Four lives had been damaged, excluding children as no more than problematical casualties. Jane and Geary had gone their separate ways. The Nelsons’ estrangement has not proved other than hopeless. But fate had still another rabbit-punch to wing Janie’s way. She fell out with Nelson, and so came to the darkest, most noisome part of her personal tunnel. There was, it seemed, nothing left to salvage.
But there was. There was life to salvage.
Although Nerney, too, maintains silence under a mutual consent pact with Jane, there is no doubt in the minds of those who know him that they will marry at their earliest convenience. Nerney is an engaging, hard-working man, not wholly unlike Steffen in personality but a rather far cry from Nelson. He is devoted to Janie’s children. And the word is that he can take water-skiing or leave it alone.
Steffen no longer talks for publication on the mess in general, feeling with some correctness that anything he said now would be superfluous. But Hollywood thinks that he, too, is finding his way back to a normal life, appearing on the town now and again and reportedly working harder than he has for some time.
Nelson has been seeking reconciliation with his wife, but without any conspicuous success. Miriam Nelson, thought by many to have been the one clearly outraged party seems to be the happiest of the four today. She gets around, shows every evidence of genuine gaiety and none of emotional strain.
Jane Powell and Miriam Nelson ran into one another at a party the other night. Jane saw Miriam first and made a motion as though to leave, but it was too late. Miriam had turned. A few seconds later, the two were in warm conversation, punctuated by chortles. Thus they relieved their host of the necessity of shooting himself.
There is no word to date of Steffen and Nelson’s setting up shop together, but perhaps it’s only a matter of time.
“It’ll seem funny,” Jane said, “coming from me, but at last, happiness is getting to be something I know about. I have learned this for a beginning: the future is a dream and the past is dead. When something is done, it’s done, and you turn your back on it. You live in the present, and if you do look forward a little, it’s to something real and tangible and not so far ahead you can’t even see the outlines.
“Right now, I’m working on this picture, Athena, for Metro. And when I go home tonight, I’ll cook or I’ll be with the children—excuse me, I’ll cook and I’ll be with the children. On Monday nights, I go to painting class. Busy. Oh, it’s so important to keep busy, keep active. Or it is for me. That’s what I’ve found out—the wonder of living from day to day.”
Hollywood is now on a terrific kick about the power of positive thinking, but Janie denied that this was precisely what she had in mind.
“No, it’s just living, instead of regretting or dreaming. I never want to look back again. I never want to look too far ahead. I want to be, right where I am and at the moment I’m there. Does that make sense? I’ve found happiness in the simplest things, like eating and seeing the sun rise and set or be any place it happens to be. In being with people or being alone. There’s so much I’ve never imagined.
“Here’s another one—reading. I’ve discovered reading! Can you imagine that? I’ve never read before. Now I read all the time. In the Powell household, reading has threatened television. I don’t watch tv much any more—and I used to be one of those who couldn’t live without it.
“And painting! I mentioned painting. I’m simply terrible at it but I love it. I started with houses. Ive graduated to elbows now. Some day I’ll even paint something you can recognize. I could paint tonight. Maybe I will. Play with the children. That’s how it is with me these days. I’m a shut-in but I love it. No nightclubs. Not many parties. Once in a while is all. Now and then I go downtown to the theatre. That’s a big night. But this evening—well, maybe he won’t be by until nine because he has to work late, and we’ll just sit for a while.”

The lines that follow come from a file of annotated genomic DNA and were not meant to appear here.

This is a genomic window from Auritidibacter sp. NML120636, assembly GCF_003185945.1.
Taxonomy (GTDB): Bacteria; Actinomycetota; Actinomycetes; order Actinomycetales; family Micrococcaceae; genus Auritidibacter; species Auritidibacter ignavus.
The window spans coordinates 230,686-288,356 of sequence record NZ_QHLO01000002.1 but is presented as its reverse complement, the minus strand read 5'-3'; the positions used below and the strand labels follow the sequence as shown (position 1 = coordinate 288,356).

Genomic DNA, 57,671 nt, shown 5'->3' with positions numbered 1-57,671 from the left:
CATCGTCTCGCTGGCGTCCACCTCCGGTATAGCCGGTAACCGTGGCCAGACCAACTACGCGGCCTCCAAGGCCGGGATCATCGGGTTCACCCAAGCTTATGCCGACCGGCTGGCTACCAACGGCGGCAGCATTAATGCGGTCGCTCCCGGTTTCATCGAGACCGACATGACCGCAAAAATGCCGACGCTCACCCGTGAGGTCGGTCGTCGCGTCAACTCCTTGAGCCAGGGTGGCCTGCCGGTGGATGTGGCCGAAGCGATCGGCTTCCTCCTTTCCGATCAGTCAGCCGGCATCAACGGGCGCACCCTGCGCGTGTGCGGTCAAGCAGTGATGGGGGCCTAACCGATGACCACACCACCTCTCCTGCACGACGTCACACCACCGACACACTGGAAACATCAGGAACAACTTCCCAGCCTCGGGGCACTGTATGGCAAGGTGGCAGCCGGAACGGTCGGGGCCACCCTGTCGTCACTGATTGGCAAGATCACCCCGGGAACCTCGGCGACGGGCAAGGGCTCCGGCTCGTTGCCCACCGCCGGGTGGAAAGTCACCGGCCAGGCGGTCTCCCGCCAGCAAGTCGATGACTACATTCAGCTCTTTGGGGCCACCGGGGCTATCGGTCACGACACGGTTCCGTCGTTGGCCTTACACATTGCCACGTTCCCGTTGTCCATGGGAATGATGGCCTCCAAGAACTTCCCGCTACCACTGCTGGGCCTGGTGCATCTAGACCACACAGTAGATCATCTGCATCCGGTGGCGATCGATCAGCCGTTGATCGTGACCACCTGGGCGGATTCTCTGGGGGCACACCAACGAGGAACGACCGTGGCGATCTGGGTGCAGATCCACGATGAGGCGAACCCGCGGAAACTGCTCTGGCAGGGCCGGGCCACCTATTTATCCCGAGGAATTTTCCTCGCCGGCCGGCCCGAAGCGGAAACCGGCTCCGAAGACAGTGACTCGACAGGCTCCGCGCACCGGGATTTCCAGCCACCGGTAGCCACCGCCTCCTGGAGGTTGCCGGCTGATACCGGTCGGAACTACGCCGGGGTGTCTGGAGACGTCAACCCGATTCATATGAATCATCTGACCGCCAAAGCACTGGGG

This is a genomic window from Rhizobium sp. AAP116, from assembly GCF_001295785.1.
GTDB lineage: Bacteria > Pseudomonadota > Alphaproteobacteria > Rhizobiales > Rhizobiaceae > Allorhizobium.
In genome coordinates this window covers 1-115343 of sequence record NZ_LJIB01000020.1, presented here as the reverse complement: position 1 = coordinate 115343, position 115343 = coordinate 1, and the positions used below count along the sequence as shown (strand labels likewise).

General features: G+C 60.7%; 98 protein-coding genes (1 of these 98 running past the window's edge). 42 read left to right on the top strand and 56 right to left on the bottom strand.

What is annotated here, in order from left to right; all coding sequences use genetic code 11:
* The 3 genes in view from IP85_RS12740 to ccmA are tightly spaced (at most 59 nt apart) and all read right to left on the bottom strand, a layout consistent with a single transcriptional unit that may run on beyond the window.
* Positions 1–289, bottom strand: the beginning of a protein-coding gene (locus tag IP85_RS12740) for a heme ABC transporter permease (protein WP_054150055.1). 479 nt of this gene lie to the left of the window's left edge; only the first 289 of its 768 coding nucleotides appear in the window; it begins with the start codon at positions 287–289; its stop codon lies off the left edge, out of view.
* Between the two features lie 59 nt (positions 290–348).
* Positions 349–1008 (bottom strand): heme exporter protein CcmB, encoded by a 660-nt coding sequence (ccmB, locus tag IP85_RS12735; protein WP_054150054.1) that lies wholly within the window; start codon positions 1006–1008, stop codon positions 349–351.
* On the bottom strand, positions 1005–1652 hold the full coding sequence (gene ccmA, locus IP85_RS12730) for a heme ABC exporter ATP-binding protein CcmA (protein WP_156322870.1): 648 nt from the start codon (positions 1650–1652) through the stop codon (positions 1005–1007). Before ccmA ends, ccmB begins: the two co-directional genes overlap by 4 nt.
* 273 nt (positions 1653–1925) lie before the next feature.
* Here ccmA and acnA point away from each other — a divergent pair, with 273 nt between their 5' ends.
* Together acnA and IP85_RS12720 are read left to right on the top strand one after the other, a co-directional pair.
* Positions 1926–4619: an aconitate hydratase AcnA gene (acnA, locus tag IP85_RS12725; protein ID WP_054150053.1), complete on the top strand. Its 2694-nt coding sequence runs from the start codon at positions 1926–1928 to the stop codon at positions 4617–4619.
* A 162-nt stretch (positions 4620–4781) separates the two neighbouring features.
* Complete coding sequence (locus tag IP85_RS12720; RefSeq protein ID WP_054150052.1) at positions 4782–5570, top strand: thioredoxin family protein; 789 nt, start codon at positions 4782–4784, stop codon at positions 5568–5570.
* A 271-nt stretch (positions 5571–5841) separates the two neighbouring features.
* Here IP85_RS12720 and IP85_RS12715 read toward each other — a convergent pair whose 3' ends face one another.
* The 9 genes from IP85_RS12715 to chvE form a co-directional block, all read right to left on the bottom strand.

You note the bland use of “he.”
“You know,” said Janie. “My date.”
And why wouldn’t he be there till nine?
“Because of his work.”
“Insurance,” said Janie. The silence was appalling and prolonged. “What did I say?” said Janie. “Insur—Oh, no! Cars! He sells cars! Insurance, yet! My goodness!”
Happiness, as someone must have said before, is an elusive thing. Often it is not for those whom life embraces too fiercely and too soon—child screen stars, for example. Whether these become emotionally jaded, or suffer the let-down common to youngsters who are given their dessert first, or simply are not allowed to grow in the orderly progression that is supposed to lead to well-adjusted adulthood—that’s for the experts to decide.
But a lot of times they have it rough—as rough as Janie Powell has had it.
Jane was born on April Fool’s Day, cute as any baby, the daughter of Paul and Eileen Burce of Portland, Oregon. But she grew up with a remarkable singing voice, and her life became unlike that of most cute babies.
Jane Powell says all she has missed from not having a normal childhood is playing with other children. She regrets that, but she will not link it with marital catastrophe—nor blame heartbreak on premature fame.
Besides, you know, all that is past. Dead. She’s turned her back.
Yet Hollywood is curious to know whether she can turn her back forever. The optimists think she will marry Nerney and enjoy a happiness greater than any she has ever known. Others have a foreboding that the past never can be left fully behind, and that one dark day the shock of another setback will possess her.
But the optimists are more numerous and more convinced.
They point to the poised, courageous comportment she has exhibited from the start of the trouble, to her unflinching acceptance of a none too sympathetic role that became public property, to a touching dignity throughout an excruciating ordeal.
If she can weather all that, her admirers say, she’s already over the hump, and the best is ahead.
—BY JOHN MAYNARD
(Jane Powell is now appearing in MGM’s Seven Brides For Seven Brothers.)
It is a quote. MODERN SCREEN MAGAZINE SEPTEMBER 1954